Enhanced effectiveness of oil dispersants in destabilizing water-in-oil emulsions
Gerald F. John
aff001; Joel S. Hayworth
Authors place of work:
Science and Technology Department, Bryant University, Smithfield, Rhode Island, United States of America
aff001; Civil Engineering Department, Auburn University, Auburn, Alabama, United States of America
Published in the journal:
PLoS ONE 14(9)
Oil impacting the northern Gulf of Mexico shoreline from the 2010 Deepwater Horizon accident was predominantly in the form of water-in-oil emulsions (WOE), a chemically weathered, highly viscous, neutrally buoyant material. Once formed, WOE are extremely difficult to destabilize. Commercially-available oil dispersants are largely ineffective de-emulsifiers as a result of the inability of dispersant surfactants to displace asphaltenes stabilizing the oil-water interface. This study investigated the effectiveness of the commercially-available dispersant Corexit 9500A, modified to enhance its polar fraction, in destabilizing WOE. Results suggest that Corexit modified to include between 20–60% fractional amount of either polar additive (1-octanol or hexylamine) will produce a modest increase in WOE instability, with a Corexit to hexylamine ratio of approximately 80/20 providing the most effective enhanced destabilization. Results support the hypothesis that modifying the fraction of polar constituents in commercial dispersants will increase asphaltene solubility, decrease oil-water interface stability, and enhance WOE instability.
The explosion and sinking of the Deepwater Horizon (DWH) drilling platform, while exploring for oil on the Macondo Prospect (MC252) in the Gulf of Mexico (GOM), resulted in the discharge of an estimated 785 million liters of crude oil into the GOM between April 20, 2010 and July 15, 2010 [1, 2]. Of this estimated total volume, approximately 611 million liters have been accounted for through direct recovery, evaporation and dissolution, natural and chemical dispersion, and burning or skimming . Two recent studies [3, 4] suggest that between 14–113 million liters of MC252 oil may be deposited on the deep sea floor in the vicinity of the MC252 well, in an area ranging from 3,200–24,000 km2. It is likely that a large fraction of the remaining 62–161 million liters of oil washed onto northern GOM shorelines in Florida, Alabama, Mississippi, and Louisiana [5–8].
MC252 oil impacting northern GOM shorelines was predominantly in the form of water-in-oil emulsions (WOE), a chemically weathered, highly viscous, neutrally buoyant material [9, 10]. WOE form when raw crude oil is released in aquatic systems, is weathered over time (through loss of volatile constituents, photodegradation, and biodegradation), and is mechanically mixed with water primarily by wind and wave-induced shear stress [11, 12]. Once formed, WOE are extremely difficult to destabilize, even when treated with dispersants [9, 13]. Stable WOE contains 50%-80% water by volume, resulting in a considerable increase in the volume of oil-related material requiring cleanup. Additionally, the density and viscosity of WOE increases relative to the density and viscosity of the original raw crude oil , which has important implications with respect to the physical, chemical, and transport behavior of the emulsion. Generally, WOE will extend deeper into the water column, will evaporate and spread more slowly, and will be less influenced by wind in their transport behavior relative to non-emulsified oil .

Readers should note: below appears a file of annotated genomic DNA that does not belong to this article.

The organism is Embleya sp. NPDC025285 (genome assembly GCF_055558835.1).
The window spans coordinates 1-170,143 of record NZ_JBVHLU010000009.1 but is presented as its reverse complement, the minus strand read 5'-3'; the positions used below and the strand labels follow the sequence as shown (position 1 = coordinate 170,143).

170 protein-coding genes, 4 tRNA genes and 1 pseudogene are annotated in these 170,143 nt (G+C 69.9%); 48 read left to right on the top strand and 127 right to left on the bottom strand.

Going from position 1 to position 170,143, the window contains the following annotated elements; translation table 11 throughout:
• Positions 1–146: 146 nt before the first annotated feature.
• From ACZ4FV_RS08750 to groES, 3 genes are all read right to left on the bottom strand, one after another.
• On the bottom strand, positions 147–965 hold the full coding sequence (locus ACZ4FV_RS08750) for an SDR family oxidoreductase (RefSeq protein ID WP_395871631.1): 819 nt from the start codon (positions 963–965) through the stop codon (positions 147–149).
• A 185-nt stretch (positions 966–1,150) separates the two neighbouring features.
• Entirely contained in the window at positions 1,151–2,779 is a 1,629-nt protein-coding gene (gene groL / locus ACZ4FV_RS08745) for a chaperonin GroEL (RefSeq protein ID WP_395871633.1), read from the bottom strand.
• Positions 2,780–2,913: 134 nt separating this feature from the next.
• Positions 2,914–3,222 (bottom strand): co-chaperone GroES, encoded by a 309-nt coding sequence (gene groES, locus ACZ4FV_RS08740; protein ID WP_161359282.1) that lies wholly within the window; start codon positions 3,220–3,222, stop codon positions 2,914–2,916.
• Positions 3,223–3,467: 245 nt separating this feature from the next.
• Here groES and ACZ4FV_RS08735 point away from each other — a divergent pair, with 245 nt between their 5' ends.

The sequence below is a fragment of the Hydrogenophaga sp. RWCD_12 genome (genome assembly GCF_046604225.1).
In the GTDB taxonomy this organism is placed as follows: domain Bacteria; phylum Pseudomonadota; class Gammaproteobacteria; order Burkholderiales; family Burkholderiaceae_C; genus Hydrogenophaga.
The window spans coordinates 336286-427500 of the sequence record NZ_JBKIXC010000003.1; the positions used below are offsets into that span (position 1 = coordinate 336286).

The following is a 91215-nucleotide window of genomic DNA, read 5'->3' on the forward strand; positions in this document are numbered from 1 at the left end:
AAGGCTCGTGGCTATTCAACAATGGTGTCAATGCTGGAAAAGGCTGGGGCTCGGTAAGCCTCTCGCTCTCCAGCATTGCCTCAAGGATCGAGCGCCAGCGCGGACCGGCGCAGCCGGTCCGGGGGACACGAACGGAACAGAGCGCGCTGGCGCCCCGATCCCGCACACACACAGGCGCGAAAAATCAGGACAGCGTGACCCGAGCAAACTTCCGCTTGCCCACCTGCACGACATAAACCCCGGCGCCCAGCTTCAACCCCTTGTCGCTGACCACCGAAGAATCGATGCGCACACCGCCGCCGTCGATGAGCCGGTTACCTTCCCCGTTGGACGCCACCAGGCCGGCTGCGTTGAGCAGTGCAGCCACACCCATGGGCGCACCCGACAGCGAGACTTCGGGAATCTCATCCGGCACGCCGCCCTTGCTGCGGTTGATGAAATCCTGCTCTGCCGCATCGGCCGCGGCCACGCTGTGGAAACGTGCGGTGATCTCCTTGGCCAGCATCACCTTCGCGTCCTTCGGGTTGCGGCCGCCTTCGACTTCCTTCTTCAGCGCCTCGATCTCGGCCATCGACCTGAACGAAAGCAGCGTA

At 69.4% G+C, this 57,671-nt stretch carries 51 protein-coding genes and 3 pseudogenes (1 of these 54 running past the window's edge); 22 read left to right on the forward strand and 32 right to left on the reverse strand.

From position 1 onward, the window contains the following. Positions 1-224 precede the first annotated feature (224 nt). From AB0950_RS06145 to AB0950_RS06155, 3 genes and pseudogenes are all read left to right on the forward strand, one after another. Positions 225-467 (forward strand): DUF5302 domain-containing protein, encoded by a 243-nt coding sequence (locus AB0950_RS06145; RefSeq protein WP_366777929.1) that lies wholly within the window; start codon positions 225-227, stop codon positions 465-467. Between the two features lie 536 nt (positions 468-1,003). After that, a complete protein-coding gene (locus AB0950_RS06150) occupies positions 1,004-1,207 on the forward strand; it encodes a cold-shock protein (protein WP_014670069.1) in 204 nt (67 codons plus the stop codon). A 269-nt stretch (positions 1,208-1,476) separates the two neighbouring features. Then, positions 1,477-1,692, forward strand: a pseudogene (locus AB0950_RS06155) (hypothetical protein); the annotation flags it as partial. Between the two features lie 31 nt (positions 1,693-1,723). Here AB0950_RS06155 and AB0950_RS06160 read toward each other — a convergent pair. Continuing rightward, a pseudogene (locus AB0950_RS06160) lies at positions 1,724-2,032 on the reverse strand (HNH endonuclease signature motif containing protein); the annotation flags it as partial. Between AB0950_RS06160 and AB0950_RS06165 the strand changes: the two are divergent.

Previous studies have shown that stable WOE form as a result of surfactant-like behavior of asphaltenes within the crude oil. Asphaltenes constitute the non-volatile, higher molecular weight fraction of crude oil. Importantly, asphaltenes are more soluble in crude oil when associated with polar resins and other polar constituents of crude oil. It is thought that asphaltenes stabilize WOE by collecting at the water-oil interface as colloidal aggregates. These asphaltenic molecules are thought to aggregate through hydrogen bonding and proton/electron donor-acceptor interactions and are solvated on their edges primarily by polar resins. There is evidence that as WOE are forming, polar resin molecules (which initially serve to solvate asphaltene aggregates) are shed, leading to film stabilization. The end result is a cross-linked, three-dimensional, mechanically rigid, viscous film at the water droplet-oil interface which resists coalescence of water droplets dispersed in the emulsion [15, 16].